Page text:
Dunkin Donuts Hot Potatos

Dunkin' Donuts Hot Potatos

Hot Potato of a case!

Massachusetts Lawyers Weekly writes that Massachusetts may have its very own hot-coffee lawsuit, compliments of a negligence complaint filed last month in Norfolk Superior Court against Dunkin’ Donuts.

The alleged trouble started on Jan. 14 when a mother and her 15-month-old boy entered the drive-through at a Quincy Dunkin’ Donuts.

According to papers filed by attorney Joseph K. Curran Jr., the mother, Robin MacLeod, ordered a container of hash browns, which she gave her son after determining that the crispy treats were lukewarm to the touch.

But Curran’s complaint contends that the interior portion of the hash browns was “dangerously hot and, as a result, unsafe for public consumption.”

Indeed, the youngster was so surprised by the piping-hot potato that he dropped it on his neck, where it “immediately became stuck to his skin,” the complaint states.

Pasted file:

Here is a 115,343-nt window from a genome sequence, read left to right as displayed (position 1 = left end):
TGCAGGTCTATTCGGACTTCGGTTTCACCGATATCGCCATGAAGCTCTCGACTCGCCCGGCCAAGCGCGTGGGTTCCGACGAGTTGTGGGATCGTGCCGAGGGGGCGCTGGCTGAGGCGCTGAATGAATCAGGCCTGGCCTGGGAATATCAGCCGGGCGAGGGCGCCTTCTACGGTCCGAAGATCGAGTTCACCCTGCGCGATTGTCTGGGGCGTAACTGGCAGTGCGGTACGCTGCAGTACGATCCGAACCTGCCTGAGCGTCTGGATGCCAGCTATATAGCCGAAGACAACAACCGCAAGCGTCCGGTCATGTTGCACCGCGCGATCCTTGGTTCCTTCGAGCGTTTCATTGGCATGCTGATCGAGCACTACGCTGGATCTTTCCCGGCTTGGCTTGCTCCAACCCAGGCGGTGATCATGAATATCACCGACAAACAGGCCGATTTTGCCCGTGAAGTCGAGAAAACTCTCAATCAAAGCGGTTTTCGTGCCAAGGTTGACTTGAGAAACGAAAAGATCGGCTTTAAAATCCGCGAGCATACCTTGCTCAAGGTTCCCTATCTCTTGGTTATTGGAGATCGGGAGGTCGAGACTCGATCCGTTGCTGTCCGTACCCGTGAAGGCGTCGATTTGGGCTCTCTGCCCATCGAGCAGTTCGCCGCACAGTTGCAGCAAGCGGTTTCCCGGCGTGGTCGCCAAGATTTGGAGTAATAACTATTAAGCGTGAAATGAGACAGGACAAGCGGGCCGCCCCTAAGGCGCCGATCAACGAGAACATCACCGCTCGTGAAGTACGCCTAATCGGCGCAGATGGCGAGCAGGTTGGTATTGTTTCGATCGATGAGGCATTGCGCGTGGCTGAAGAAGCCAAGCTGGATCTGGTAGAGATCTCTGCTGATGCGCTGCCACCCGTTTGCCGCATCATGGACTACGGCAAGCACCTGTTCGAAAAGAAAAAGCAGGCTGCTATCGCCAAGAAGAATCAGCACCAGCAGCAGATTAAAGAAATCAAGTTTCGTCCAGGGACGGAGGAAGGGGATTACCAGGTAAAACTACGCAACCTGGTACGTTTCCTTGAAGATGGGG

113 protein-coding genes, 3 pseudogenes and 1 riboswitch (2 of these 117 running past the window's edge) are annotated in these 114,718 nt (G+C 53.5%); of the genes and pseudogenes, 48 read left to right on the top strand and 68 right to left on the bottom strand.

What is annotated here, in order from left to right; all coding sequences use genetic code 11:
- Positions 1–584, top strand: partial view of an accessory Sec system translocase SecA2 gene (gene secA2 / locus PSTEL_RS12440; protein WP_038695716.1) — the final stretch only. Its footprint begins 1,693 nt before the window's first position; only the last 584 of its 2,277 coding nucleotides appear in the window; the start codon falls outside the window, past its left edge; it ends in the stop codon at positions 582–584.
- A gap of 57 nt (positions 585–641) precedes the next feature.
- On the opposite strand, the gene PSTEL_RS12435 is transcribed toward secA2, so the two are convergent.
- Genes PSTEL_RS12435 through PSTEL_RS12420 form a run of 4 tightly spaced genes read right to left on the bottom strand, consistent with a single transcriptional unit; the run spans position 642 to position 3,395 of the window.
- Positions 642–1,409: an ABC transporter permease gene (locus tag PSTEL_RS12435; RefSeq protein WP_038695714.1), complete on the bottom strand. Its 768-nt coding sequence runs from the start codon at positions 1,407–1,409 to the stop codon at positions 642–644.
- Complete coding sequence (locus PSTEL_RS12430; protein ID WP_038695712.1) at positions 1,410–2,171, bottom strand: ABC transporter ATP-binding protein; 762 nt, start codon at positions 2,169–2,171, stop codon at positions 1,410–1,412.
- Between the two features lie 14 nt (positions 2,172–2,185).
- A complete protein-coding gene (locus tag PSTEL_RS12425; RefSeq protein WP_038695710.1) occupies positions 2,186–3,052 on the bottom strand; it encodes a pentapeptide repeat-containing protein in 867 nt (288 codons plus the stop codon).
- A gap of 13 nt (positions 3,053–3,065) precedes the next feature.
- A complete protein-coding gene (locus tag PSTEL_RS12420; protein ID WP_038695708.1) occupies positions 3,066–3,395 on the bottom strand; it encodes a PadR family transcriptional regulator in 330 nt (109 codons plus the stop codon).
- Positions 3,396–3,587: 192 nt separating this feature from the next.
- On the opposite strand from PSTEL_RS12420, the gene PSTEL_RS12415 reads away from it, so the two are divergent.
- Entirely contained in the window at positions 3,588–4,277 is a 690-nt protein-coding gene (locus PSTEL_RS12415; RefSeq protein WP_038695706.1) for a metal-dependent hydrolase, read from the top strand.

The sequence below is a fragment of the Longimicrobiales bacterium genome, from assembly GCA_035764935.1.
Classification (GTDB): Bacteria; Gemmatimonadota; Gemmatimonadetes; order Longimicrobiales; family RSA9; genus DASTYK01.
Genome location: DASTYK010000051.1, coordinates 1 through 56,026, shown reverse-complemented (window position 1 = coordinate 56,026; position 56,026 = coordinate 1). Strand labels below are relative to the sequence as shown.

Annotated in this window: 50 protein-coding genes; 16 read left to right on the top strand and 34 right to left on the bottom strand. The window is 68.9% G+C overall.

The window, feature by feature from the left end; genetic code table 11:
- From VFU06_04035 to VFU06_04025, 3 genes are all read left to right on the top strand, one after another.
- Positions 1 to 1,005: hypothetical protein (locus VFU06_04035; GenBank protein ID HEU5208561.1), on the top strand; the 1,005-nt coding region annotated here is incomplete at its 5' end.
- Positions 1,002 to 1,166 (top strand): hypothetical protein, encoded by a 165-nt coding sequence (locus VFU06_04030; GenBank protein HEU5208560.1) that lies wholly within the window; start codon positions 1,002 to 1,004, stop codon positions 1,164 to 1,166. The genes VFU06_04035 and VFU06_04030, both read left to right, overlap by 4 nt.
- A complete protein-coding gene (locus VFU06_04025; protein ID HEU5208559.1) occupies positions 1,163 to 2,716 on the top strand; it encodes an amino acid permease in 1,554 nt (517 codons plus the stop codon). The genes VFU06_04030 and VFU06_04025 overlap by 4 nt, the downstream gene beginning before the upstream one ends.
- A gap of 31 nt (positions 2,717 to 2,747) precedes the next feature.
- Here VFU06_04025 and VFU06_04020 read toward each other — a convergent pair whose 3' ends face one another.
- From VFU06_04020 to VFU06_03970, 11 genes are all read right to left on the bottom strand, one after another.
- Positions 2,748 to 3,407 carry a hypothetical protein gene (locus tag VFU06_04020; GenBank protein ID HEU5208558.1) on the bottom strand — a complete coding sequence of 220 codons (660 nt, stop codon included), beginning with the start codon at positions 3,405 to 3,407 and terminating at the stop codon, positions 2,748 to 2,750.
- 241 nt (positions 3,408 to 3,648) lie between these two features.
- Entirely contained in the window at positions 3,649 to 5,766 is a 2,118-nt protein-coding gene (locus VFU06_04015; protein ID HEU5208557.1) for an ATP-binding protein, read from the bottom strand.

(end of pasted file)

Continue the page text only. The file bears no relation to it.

Curran, who practices at Curran & Desharnais in Weymouth, writes that it took only seconds for the potato pieces to severely burn and blister the boy’s skin, which caused permanent injuries to his neck and chin.

The seven-page complaint, which seeks $200,000, argues that employees at Dunkin’ Donuts should have expected that some customers could be injured by the product and that they had an obligation to prepare their breakfast delicacies in a safer manner.

It is on that point that Boston’s John Egan, a personal-injury defense lawyer who is not involved in the case, says Curran and his client face an uphill battle.

“The theory of how this accident occurred is just a little odd,” the Rubin & Rudman attorney says. “And in legal terms, you have to wonder whether this kind of incident was reasonably foreseeable to Dunkin’ Donuts.”

He also says the mother’s role in the incident could prove problematic.

“I know our cases say we are to instruct juries that an adult parent’s comparative negligence is not to be imputed to a minor plaintiff, but these cases get tried in front of real people,” Egan says. “There is no question in my mind that the jury appeal of this case is going to be negatively affected by the fact that this very young plaintiff is being fed this food by his mother at a drive-in Dunkin’ Donuts on a weekday morning. You can see what the image is.”

Read more at: Massachusetts Lawyers Weekly